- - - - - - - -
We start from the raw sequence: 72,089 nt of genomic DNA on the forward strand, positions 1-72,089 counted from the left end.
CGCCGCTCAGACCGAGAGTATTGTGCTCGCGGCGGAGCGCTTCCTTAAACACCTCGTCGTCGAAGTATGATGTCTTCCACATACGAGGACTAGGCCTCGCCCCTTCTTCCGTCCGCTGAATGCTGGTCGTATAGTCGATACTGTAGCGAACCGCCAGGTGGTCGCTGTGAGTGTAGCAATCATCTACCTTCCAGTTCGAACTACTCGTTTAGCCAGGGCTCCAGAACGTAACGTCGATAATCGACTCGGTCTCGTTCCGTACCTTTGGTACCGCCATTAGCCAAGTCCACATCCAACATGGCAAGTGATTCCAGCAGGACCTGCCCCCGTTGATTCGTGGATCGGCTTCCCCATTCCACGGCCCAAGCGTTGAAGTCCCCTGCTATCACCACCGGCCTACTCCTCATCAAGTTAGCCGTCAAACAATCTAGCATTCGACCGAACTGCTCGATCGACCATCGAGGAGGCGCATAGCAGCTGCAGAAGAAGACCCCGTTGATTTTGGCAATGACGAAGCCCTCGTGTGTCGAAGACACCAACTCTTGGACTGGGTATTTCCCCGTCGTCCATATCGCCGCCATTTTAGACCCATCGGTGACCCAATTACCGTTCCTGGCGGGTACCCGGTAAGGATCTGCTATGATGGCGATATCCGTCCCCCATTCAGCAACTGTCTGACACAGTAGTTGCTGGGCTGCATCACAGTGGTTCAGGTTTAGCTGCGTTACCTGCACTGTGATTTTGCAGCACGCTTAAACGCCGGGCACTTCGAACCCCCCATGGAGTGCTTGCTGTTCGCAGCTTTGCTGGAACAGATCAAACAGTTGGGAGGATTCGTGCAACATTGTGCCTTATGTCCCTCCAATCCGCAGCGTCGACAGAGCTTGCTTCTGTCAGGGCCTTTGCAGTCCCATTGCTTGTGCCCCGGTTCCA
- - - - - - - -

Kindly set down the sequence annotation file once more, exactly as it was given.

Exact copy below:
We start from the raw sequence: 72,089 nt of genomic DNA on the forward strand, positions 1-72,089 counted from the left end.
CGCCGCTCAGACCGAGAGTATTGTGCTCGCGGCGGAGCGCTTCCTTAAACACCTCGTCGTCGAAGTATGATGTCTTCCACATACGAGGACTAGGCCTCGCCCCTTCTTCCGTCCGCTGAATGCTGGTCGTATAGTCGATACTGTAGCGAACCGCCAGGTGGTCGCTGTGAGTGTAGCAATCATCTACCTTCCAGTTCGAACTACTCGTTTAGCCAGGGCTCCAGAACGTAACGTCGATAATCGACTCGGTCTCGTTCCGTACCTTTGGTACCGCCATTAGCCAAGTCCACATCCAACATGGCAAGTGATTCCAGCAGGACCTGCCCCCGTTGATTCGTGGATCGGCTTCCCCATTCCACGGCCCAAGCGTTGAAGTCCCCTGCTATCACCACCGGCCTACTCCTCATCAAGTTAGCCGTCAAACAATCTAGCATTCGACCGAACTGCTCGATCGACCATCGAGGAGGCGCATAGCAGCTGCAGAAGAAGACCCCGTTGATTTTGGCAATGACGAAGCCCTCGTGTGTCGAAGACACCAACTCTTGGACTGGGTATTTCCCCGTCGTCCATATCGCCGCCATTTTAGACCCATCGGTGACCCAATTACCGTTCCTGGCGGGTACCCGGTAAGGATCTGCTATGATGGCGATATCCGTCCCCCATTCAGCAACTGTCTGACACAGTAGTTGCTGGGCTGCATCACAGTGGTTCAGGTTTAGCTGCGTTACCTGCACTGTGATTTTGCAGCACGCTTAAACGCCGGGCACTTCGAACCCCCCATGGAGTGCTTGCTGTTCGCAGCTTTGCTGGAACAGATCAAACAGTTGGGAGGATTCGTGCAACATTGTGCCTTATGTCCCTCCAATCCGCAGCGTCGACAGAGCTTGCTTCTGTCAGGGCCTTTGCAGTCCCATTGCTTGTGCCCCGGTTCCA